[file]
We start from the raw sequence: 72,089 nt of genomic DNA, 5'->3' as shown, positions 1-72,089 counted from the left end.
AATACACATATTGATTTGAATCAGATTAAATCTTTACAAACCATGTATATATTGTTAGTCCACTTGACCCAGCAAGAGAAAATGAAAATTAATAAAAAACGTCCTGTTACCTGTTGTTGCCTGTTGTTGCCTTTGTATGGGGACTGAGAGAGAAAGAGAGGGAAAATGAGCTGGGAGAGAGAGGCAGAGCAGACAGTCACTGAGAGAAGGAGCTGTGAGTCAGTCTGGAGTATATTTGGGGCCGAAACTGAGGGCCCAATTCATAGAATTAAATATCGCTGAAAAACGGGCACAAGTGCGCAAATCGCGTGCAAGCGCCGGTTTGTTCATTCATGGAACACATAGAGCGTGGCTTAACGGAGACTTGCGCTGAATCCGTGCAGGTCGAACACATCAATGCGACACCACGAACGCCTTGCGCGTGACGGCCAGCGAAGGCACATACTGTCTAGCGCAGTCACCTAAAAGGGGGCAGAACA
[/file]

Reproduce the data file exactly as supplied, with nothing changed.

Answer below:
We start from the raw sequence: 72,089 nt of genomic DNA, 5'->3' as shown, positions 1-72,089 counted from the left end.
AATACACATATTGATTTGAATCAGATTAAATCTTTACAAACCATGTATATATTGTTAGTCCACTTGACCCAGCAAGAGAAAATGAAAATTAATAAAAAACGTCCTGTTACCTGTTGTTGCCTGTTGTTGCCTTTGTATGGGGACTGAGAGAGAAAGAGAGGGAAAATGAGCTGGGAGAGAGAGGCAGAGCAGACAGTCACTGAGAGAAGGAGCTGTGAGTCAGTCTGGAGTATATTTGGGGCCGAAACTGAGGGCCCAATTCATAGAATTAAATATCGCTGAAAAACGGGCACAAGTGCGCAAATCGCGTGCAAGCGCCGGTTTGTTCATTCATGGAACACATAGAGCGTGGCTTAACGGAGACTTGCGCTGAATCCGTGCAGGTCGAACACATCAATGCGACACCACGAACGCCTTGCGCGTGACGGCCAGCGAAGGCACATACTGTCTAGCGCAGTCACCTAAAAGGGGGCAGAACA